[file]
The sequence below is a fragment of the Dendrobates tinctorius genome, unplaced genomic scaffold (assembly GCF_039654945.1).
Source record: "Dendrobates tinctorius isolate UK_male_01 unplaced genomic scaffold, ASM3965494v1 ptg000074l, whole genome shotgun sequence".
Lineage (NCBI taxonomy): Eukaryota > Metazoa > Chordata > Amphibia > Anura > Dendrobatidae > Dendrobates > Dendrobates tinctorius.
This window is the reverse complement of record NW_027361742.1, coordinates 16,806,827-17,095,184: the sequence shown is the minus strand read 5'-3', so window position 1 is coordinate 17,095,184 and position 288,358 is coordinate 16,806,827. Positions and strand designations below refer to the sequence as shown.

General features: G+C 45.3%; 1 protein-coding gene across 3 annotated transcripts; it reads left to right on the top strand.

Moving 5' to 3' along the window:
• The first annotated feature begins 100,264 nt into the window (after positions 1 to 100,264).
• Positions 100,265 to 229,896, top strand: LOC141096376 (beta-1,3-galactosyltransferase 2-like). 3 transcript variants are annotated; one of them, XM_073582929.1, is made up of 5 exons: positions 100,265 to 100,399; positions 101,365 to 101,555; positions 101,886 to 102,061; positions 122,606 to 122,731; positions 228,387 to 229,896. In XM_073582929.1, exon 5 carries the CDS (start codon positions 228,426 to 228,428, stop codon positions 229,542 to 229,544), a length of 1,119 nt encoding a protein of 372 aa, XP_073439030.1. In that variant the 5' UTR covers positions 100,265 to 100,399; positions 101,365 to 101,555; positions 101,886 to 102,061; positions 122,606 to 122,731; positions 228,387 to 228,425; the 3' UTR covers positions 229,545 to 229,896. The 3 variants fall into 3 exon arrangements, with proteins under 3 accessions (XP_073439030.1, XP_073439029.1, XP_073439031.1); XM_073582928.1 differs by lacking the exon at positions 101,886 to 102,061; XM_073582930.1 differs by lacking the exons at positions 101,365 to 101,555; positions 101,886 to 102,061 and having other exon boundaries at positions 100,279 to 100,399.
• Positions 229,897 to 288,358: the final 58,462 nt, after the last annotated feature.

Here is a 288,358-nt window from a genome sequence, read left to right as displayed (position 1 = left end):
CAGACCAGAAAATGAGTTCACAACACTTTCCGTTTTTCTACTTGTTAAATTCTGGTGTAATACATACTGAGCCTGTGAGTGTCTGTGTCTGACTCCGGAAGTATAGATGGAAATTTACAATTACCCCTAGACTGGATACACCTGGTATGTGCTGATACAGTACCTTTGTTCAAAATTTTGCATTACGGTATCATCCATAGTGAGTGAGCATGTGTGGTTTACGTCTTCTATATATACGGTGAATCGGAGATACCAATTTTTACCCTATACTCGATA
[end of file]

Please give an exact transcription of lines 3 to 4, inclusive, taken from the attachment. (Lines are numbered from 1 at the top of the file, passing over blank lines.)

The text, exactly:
Lineage (NCBI taxonomy): Eukaryota > Metazoa > Chordata > Amphibia > Anura > Dendrobatidae > Dendrobates > Dendrobates tinctorius.
This window is the reverse complement of record NW_027361742.1, coordinates 16,806,827-17,095,184: the sequence shown is the minus strand read 5'-3', so window position 1 is coordinate 17,095,184 and position 288,358 is coordinate 16,806,827. Positions and strand designations below refer to the sequence as shown.